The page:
Gates said Zawahiri lacks bin Laden's charisma and operational skills, reports the Associated Press.
Bin Laden "had a peculiar charisma that I think Zawahiri does not have," Gates said.
However, Gates noted, the West must remember that the terrorist organization still exists and is a threat to global security.
“Despite having suffered a huge loss with the killing of bin Laden and a number of others, Al Qaeda seeks to perpetuate itself, seeks to find replacements for those who have been killed and remains committed to the agenda that bin Laden put before them," Gates said in what was expected to be his last press conference.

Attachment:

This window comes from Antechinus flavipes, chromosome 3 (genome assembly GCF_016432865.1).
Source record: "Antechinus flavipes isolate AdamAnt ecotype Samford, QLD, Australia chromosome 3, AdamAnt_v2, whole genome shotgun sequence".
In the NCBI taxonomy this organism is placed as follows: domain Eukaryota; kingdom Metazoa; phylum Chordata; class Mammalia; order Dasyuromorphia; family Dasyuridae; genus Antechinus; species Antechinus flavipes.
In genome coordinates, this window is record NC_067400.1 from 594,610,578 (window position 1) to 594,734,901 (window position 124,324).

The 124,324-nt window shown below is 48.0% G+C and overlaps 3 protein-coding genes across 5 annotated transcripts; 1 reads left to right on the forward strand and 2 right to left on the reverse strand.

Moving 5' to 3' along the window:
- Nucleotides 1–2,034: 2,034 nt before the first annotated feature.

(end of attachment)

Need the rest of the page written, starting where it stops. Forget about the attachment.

Al Qaeda appointed Zawahiri to be its new leader Thursday, almost seven weeks after U.S. forces killed bin Laden during a raid on his compound in Abbottabad, Pakistan, on May 2.
Zawahiri, a 59-year-old Egyptian doctor, was bin Laden's deputy. After bin Laden was killed, Zawahri vowed in a video earlier this month to avenge the former leader's death and continue his jihad against the West.
Analysts mostly agree with Gates that Zawahiri does not have bin Laden's ability to inspire young militants and is more known for his "abrasive manner and pedantic speeches," the New York Times reports.
“He’s always been a divisive figure, going back to his years in Egypt,” Brian Fishman from the New America Foundation in Washington told the Times. “He’s just personally disliked by many in Al Qaeda. His personality always gets in the way.”